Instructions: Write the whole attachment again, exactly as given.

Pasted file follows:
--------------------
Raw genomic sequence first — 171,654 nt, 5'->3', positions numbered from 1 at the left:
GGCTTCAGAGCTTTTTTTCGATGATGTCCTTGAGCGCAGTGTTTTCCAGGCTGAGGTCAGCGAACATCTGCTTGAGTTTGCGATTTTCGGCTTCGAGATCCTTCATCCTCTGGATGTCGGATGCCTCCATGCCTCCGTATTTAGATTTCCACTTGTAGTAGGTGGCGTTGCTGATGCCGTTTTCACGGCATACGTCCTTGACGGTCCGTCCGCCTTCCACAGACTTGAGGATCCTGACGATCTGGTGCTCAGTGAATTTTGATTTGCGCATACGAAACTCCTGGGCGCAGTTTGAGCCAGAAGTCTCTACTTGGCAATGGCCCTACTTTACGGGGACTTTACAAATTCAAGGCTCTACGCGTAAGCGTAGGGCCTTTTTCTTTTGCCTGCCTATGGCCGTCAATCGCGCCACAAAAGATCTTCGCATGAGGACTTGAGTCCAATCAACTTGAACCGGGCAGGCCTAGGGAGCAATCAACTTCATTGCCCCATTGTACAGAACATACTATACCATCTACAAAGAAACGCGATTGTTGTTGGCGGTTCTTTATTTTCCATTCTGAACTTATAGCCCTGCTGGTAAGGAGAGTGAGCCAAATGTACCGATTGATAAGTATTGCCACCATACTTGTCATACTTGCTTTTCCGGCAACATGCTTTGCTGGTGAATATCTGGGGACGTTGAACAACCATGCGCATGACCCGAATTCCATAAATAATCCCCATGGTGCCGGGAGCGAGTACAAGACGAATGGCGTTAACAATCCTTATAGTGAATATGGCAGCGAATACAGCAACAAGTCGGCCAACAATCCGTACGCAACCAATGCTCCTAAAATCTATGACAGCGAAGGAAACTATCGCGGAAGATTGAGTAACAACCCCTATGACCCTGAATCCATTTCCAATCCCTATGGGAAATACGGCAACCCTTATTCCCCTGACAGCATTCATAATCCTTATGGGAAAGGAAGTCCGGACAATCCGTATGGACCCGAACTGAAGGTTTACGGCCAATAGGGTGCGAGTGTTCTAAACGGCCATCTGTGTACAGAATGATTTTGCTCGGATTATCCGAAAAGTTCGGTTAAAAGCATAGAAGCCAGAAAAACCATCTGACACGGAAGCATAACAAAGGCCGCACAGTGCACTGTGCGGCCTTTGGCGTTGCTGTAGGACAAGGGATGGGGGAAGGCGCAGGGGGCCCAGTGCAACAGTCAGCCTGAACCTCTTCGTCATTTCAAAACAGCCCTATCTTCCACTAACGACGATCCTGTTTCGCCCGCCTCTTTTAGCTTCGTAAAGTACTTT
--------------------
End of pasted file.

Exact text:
Raw genomic sequence first — 171,654 nt, 5'->3', positions numbered from 1 at the left:
GGCTTCAGAGCTTTTTTTCGATGATGTCCTTGAGCGCAGTGTTTTCCAGGCTGAGGTCAGCGAACATCTGCTTGAGTTTGCGATTTTCGGCTTCGAGATCCTTCATCCTCTGGATGTCGGATGCCTCCATGCCTCCGTATTTAGATTTCCACTTGTAGTAGGTGGCGTTGCTGATGCCGTTTTCACGGCATACGTCCTTGACGGTCCGTCCGCCTTCCACAGACTTGAGGATCCTGACGATCTGGTGCTCAGTGAATTTTGATTTGCGCATACGAAACTCCTGGGCGCAGTTTGAGCCAGAAGTCTCTACTTGGCAATGGCCCTACTTTACGGGGACTTTACAAATTCAAGGCTCTACGCGTAAGCGTAGGGCCTTTTTCTTTTGCCTGCCTATGGCCGTCAATCGCGCCACAAAAGATCTTCGCATGAGGACTTGAGTCCAATCAACTTGAACCGGGCAGGCCTAGGGAGCAATCAACTTCATTGCCCCATTGTACAGAACATACTATACCATCTACAAAGAAACGCGATTGTTGTTGGCGGTTCTTTATTTTCCATTCTGAACTTATAGCCCTGCTGGTAAGGAGAGTGAGCCAAATGTACCGATTGATAAGTATTGCCACCATACTTGTCATACTTGCTTTTCCGGCAACATGCTTTGCTGGTGAATATCTGGGGACGTTGAACAACCATGCGCATGACCCGAATTCCATAAATAATCCCCATGGTGCCGGGAGCGAGTACAAGACGAATGGCGTTAACAATCCTTATAGTGAATATGGCAGCGAATACAGCAACAAGTCGGCCAACAATCCGTACGCAACCAATGCTCCTAAAATCTATGACAGCGAAGGAAACTATCGCGGAAGATTGAGTAACAACCCCTATGACCCTGAATCCATTTCCAATCCCTATGGGAAATACGGCAACCCTTATTCCCCTGACAGCATTCATAATCCTTATGGGAAAGGAAGTCCGGACAATCCGTATGGACCCGAACTGAAGGTTTACGGCCAATAGGGTGCGAGTGTTCTAAACGGCCATCTGTGTACAGAATGATTTTGCTCGGATTATCCGAAAAGTTCGGTTAAAAGCATAGAAGCCAGAAAAACCATCTGACACGGAAGCATAACAAAGGCCGCACAGTGCACTGTGCGGCCTTTGGCGTTGCTGTAGGACAAGGGATGGGGGAAGGCGCAGGGGGCCCAGTGCAACAGTCAGCCTGAACCTCTTCGTCATTTCAAAACAGCCCTATCTTCCACTAACGACGATCCTGTTTCGCCCGCCTCTTTTAGCTTCGTAAAGTACTTT